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A type of immune cell that produces a protein called CD4 plays an important role in protecting mice infected with the Zika virus against severe neurological disease, according to a study published September 6 in the open-access journal PLOS Pathogensby Amelia Kahler Pinto of Saint Louis University, and colleagues. Based on the findings, vaccines that induce strong responses from these immune cells, known as CD4+T cells, should be developed to prevent invasion of the Zika virus into the brain and spinal cord.

The Zika virus is a mosquito-borne virus that has recently spread throughout the Americas and the Caribbean. In some cases, Zika infection during pregnancy causes severe birth defects such as microencephaly--a condition in which a baby's head is smaller than expected. Infection with the virus can also cause neurological disease in adults. With growing awareness of the increased risk of severe neurological problems associated with Zika virus infection, focus has shifted toward detection, defining correlates of protection, and the development of a vaccine or antiviral to protect against disease progression. However, efforts focused on prevention and treatment have been limited by the lack of knowledge about how to generate a protective immune response against this emerging pathogen.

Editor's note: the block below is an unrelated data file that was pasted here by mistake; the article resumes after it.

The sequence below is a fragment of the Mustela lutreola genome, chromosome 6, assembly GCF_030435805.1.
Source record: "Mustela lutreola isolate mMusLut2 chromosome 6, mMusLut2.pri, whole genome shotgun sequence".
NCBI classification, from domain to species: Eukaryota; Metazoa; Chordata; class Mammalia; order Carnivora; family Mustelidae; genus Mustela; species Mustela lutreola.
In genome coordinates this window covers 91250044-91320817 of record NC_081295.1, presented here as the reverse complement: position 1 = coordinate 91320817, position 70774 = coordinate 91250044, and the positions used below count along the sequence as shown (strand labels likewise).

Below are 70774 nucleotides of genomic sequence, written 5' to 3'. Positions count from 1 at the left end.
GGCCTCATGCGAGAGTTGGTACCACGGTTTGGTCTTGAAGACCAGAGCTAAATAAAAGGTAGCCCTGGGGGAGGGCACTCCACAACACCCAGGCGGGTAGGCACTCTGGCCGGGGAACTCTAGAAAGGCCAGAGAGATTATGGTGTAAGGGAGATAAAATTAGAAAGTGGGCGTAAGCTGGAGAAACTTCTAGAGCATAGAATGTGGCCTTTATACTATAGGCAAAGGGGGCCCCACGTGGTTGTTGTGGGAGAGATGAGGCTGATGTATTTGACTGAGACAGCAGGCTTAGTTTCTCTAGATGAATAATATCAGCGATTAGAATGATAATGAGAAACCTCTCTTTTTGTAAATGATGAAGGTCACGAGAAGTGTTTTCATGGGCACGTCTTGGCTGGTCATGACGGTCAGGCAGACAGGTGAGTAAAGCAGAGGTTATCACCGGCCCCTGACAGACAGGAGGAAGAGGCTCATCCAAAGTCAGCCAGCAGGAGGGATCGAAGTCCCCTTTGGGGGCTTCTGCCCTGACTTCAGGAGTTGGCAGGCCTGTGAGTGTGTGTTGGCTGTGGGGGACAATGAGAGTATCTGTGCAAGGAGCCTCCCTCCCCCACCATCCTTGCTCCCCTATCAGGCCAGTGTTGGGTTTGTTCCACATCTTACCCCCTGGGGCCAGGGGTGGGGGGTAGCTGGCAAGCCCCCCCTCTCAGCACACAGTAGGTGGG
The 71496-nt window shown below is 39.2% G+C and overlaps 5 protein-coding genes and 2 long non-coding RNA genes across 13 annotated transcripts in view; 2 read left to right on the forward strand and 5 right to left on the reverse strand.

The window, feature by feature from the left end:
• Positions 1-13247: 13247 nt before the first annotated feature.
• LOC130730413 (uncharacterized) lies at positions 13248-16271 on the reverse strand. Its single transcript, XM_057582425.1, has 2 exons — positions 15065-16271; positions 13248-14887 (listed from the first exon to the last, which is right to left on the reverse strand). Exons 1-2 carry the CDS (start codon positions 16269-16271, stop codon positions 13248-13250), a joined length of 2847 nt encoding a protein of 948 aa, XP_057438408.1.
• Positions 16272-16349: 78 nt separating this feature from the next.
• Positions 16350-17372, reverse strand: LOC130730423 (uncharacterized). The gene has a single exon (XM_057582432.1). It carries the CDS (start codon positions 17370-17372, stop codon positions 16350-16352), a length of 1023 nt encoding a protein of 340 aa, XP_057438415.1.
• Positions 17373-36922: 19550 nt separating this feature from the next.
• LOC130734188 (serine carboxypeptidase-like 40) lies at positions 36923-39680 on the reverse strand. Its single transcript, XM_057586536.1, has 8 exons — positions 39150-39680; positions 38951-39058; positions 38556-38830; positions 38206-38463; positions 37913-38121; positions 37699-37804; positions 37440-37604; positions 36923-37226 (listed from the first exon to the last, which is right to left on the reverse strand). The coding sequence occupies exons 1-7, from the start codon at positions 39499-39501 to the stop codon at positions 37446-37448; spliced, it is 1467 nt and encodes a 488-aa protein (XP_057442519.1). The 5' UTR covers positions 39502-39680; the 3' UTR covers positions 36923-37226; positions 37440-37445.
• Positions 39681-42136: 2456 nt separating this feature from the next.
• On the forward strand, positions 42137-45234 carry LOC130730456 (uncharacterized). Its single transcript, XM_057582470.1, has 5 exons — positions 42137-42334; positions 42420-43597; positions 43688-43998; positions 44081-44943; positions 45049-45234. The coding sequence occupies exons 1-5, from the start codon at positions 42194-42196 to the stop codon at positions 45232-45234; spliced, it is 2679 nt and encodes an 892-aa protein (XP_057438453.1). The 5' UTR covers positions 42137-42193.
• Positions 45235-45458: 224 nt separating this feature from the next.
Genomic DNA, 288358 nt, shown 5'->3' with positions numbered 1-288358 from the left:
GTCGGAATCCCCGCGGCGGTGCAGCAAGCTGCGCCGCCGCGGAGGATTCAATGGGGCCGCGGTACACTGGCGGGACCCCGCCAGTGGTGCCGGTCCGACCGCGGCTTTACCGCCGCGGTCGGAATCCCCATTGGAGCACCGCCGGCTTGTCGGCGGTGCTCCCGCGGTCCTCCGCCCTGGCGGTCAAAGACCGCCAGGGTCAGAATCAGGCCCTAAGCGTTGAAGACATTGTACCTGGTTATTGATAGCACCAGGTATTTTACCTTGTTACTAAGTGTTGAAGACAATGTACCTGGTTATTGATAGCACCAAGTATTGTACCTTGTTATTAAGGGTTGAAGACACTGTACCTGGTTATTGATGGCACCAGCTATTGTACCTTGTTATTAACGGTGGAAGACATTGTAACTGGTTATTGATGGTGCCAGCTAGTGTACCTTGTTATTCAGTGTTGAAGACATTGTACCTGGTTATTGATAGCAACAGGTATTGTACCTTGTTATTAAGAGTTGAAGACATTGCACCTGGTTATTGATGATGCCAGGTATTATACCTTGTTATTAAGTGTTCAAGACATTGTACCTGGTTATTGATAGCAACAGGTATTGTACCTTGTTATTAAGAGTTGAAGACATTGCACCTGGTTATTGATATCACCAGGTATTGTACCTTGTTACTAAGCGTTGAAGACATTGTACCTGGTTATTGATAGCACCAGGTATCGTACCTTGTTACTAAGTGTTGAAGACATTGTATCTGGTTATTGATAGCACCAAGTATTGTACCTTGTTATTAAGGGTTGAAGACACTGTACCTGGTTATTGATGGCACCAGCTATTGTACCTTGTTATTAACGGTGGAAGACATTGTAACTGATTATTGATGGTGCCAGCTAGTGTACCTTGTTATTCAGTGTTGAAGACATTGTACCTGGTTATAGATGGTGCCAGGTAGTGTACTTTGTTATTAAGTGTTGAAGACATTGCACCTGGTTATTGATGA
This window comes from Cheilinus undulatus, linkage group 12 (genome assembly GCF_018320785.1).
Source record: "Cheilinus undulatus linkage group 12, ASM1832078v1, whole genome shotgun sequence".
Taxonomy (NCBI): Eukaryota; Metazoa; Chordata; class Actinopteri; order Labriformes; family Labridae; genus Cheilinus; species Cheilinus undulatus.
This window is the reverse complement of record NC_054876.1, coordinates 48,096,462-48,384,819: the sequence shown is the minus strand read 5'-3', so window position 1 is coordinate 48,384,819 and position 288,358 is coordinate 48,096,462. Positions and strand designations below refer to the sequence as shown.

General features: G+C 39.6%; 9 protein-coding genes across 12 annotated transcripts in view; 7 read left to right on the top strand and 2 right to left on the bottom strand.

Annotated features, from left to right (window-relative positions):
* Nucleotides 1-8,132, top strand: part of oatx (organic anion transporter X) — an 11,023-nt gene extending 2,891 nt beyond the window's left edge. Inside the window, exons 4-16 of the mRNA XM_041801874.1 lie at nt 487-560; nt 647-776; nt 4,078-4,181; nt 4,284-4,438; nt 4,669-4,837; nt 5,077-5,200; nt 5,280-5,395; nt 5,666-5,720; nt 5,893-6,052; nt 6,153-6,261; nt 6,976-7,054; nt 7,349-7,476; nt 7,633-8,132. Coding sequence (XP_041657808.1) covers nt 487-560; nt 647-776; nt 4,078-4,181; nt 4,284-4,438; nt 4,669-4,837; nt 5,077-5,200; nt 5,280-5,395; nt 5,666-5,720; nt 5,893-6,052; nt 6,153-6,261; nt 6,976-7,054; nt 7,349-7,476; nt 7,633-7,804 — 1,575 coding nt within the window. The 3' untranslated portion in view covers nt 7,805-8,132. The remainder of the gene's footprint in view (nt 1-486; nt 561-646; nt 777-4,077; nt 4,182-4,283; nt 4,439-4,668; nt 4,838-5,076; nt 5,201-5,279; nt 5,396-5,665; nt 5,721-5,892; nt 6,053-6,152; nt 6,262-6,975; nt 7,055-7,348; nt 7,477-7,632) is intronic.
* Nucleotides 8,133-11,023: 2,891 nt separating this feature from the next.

To address this gap in knowledge, Pinto and colleagues investigated the role of CD4+T cells in protecting against Zika virus disease affecting the nervous system using a mouse model of infection. Mice lacking CD4+T cells showed more severe neurological symptoms such as limb paralysis and whole-body tremors, increased mortality, and significant increases in viral concentrations in the central nervous system (i.e., the brain and spinal cord). Moreover, the transfer of CD4+T cells from Zika-immunized mice protected susceptible mice from a potentially lethal dose of the virus. The findings suggest that the CD4+T cell response is necessary and sufficient for control of Zika virus disease.

"The study reveals a novel role for CD4+T cells in providing protection against Zika virus infection and highlights the need for vaccines that elicit robust CD4+T cell responses to control viral replication within the central nervous system and prevent the exacerbation of severe neurological disease," Pinto said.

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